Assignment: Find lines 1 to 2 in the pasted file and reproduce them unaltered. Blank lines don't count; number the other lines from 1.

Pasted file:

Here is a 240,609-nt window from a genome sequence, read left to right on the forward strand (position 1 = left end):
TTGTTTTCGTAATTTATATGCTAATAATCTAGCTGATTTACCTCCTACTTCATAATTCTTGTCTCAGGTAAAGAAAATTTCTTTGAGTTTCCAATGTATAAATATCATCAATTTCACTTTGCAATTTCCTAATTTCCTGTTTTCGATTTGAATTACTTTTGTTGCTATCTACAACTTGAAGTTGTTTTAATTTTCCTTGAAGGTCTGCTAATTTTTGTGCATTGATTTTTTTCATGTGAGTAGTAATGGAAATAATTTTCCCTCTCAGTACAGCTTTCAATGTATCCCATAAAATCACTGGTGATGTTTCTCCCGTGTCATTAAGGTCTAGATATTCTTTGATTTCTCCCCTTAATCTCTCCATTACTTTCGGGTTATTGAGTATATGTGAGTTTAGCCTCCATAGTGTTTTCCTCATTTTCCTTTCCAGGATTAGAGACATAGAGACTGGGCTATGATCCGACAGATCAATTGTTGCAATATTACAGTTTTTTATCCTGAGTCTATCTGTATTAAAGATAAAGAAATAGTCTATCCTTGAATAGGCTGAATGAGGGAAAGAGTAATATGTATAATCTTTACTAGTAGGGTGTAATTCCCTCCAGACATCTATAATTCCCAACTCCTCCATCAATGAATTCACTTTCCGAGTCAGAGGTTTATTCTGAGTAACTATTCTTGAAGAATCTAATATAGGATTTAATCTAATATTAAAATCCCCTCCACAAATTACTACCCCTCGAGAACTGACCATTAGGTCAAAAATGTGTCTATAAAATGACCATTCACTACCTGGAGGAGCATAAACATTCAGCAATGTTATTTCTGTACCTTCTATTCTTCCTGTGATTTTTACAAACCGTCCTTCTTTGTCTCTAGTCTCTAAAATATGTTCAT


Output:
Here is a 240,609-nt window from a genome sequence, read left to right on the forward strand (position 1 = left end):
TTGTTTTCGTAATTTATATGCTAATAATCTAGCTGATTTACCTCCTACTTCATAATTCTTGTCTCAGGTAAAGAAAATTTCTTTGAGTTTCCAATGTATAAATATCATCAATTTCACTTTGCAATTTCCTAATTTCCTGTTTTCGATTTGAATTACTTTTGTTGCTATCTACAACTTGAAGTTGTTTTAATTTTCCTTGAAGGTCTGCTAATTTTTGTGCATTGATTTTTTTCATGTGAGTAGTAATGGAAATAATTTTCCCTCTCAGTACAGCTTTCAATGTATCCCATAAAATCACTGGTGATGTTTCTCCCGTGTCATTAAGGTCTAGATATTCTTTGATTTCTCCCCTTAATCTCTCCATTACTTTCGGGTTATTGAGTATATGTGAGTTTAGCCTCCATAGTGTTTTCCTCATTTTCCTTTCCAGGATTAGAGACATAGAGACTGGGCTATGATCCGACAGATCAATTGTTGCAATATTACAGTTTTTTATCCTGAGTCTATCTGTATTAAAGATAAAGAAATAGTCTATCCTTGAATAGGCTGAATGAGGGAAAGAGTAATATGTATAATCTTTACTAGTAGGGTGTAATTCCCTCCAGACATCTATAATTCCCAACTCCTCCATCAATGAATTCACTTTCCGAGTCAGAGGTTTATTCTGAGTAACTATTCTTGAAGAATCTAATATAGGATTTAATCTAATATTAAAATCCCCTCCACAAATTACTACCCCTCGAGAACTGACCATTAGGTCAAAAATGTGTCTATAAAATGACCATTCACTACCTGGAGGAGCATAAACATTCAGCAATGTTATTTCTGTACCTTCTATTCTTCCTGTGATTTTTACAAACCGTCCTTCTTTGTCTCTAGTCTCTAAAATATGTTCAT